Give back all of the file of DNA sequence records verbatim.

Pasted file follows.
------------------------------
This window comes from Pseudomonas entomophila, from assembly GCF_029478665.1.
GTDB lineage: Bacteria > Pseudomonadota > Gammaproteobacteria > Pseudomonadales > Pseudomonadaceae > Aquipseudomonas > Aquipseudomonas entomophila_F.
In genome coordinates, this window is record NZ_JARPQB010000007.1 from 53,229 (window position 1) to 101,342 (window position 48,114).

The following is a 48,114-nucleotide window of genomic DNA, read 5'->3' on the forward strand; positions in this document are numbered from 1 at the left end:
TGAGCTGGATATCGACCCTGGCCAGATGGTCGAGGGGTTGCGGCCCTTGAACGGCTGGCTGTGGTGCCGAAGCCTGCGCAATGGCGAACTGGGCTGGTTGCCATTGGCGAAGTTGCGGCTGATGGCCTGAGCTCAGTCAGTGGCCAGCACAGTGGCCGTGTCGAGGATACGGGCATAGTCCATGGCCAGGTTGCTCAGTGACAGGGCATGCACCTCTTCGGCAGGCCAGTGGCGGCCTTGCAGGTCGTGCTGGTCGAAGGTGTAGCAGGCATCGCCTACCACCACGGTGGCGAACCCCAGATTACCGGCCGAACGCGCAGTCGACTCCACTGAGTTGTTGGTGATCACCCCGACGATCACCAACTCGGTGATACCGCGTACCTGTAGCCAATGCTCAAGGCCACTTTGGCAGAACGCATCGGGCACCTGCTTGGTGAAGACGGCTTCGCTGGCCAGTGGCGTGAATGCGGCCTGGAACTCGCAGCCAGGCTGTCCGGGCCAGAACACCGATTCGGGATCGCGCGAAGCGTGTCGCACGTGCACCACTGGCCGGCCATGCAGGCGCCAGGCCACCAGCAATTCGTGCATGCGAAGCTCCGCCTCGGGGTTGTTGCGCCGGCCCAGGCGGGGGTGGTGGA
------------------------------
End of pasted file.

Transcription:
This window comes from Pseudomonas entomophila, from assembly GCF_029478665.1.
GTDB lineage: Bacteria > Pseudomonadota > Gammaproteobacteria > Pseudomonadales > Pseudomonadaceae > Aquipseudomonas > Aquipseudomonas entomophila_F.
In genome coordinates, this window is record NZ_JARPQB010000007.1 from 53,229 (window position 1) to 101,342 (window position 48,114).

The following is a 48,114-nucleotide window of genomic DNA, read 5'->3' on the forward strand; positions in this document are numbered from 1 at the left end:
TGAGCTGGATATCGACCCTGGCCAGATGGTCGAGGGGTTGCGGCCCTTGAACGGCTGGCTGTGGTGCCGAAGCCTGCGCAATGGCGAACTGGGCTGGTTGCCATTGGCGAAGTTGCGGCTGATGGCCTGAGCTCAGTCAGTGGCCAGCACAGTGGCCGTGTCGAGGATACGGGCATAGTCCATGGCCAGGTTGCTCAGTGACAGGGCATGCACCTCTTCGGCAGGCCAGTGGCGGCCTTGCAGGTCGTGCTGGTCGAAGGTGTAGCAGGCATCGCCTACCACCACGGTGGCGAACCCCAGATTACCGGCCGAACGCGCAGTCGACTCCACTGAGTTGTTGGTGATCACCCCGACGATCACCAACTCGGTGATACCGCGTACCTGTAGCCAATGCTCAAGGCCACTTTGGCAGAACGCATCGGGCACCTGCTTGGTGAAGACGGCTTCGCTGGCCAGTGGCGTGAATGCGGCCTGGAACTCGCAGCCAGGCTGTCCGGGCCAGAACACCGATTCGGGATCGCGCGAAGCGTGTCGCACGTGCACCACTGGCCGGCCATGCAGGCGCCAGGCCACCAGCAATTCGTGCATGCGAAGCTCCGCCTCGGGGTTGTTGCGCCGGCCCAGGCGGGGGTGGTGGA